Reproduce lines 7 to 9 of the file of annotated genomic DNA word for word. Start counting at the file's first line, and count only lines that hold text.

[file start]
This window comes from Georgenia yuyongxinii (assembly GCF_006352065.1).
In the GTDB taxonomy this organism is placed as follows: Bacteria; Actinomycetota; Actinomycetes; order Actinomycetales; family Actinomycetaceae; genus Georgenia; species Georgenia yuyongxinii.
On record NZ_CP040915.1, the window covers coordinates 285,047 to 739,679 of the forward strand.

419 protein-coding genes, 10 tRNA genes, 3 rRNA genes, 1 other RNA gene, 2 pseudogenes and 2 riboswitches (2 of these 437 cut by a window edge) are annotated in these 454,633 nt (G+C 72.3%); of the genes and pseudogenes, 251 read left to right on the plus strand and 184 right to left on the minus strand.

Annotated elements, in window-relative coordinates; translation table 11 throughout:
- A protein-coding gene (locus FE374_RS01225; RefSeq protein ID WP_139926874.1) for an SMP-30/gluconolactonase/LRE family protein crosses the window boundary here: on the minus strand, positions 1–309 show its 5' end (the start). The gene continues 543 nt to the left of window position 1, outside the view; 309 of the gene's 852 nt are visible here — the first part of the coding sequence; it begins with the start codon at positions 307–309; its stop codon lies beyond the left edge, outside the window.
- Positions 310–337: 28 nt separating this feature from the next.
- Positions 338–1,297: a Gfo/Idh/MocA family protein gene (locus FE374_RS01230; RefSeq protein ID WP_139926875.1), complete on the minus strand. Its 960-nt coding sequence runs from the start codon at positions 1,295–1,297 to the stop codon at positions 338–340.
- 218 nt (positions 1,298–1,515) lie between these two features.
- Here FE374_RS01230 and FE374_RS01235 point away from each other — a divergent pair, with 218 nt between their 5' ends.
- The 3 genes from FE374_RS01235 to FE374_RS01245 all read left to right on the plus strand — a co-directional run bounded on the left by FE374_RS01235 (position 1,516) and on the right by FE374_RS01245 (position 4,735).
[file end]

- Positions 310–337: 28 nt separating this feature from the next.
- Positions 338–1,297: a Gfo/Idh/MocA family protein gene (locus FE374_RS01230; RefSeq protein ID WP_139926875.1), complete on the minus strand. Its 960-nt coding sequence runs from the start codon at positions 1,295–1,297 to the stop codon at positions 338–340.
- 218 nt (positions 1,298–1,515) lie between these two features.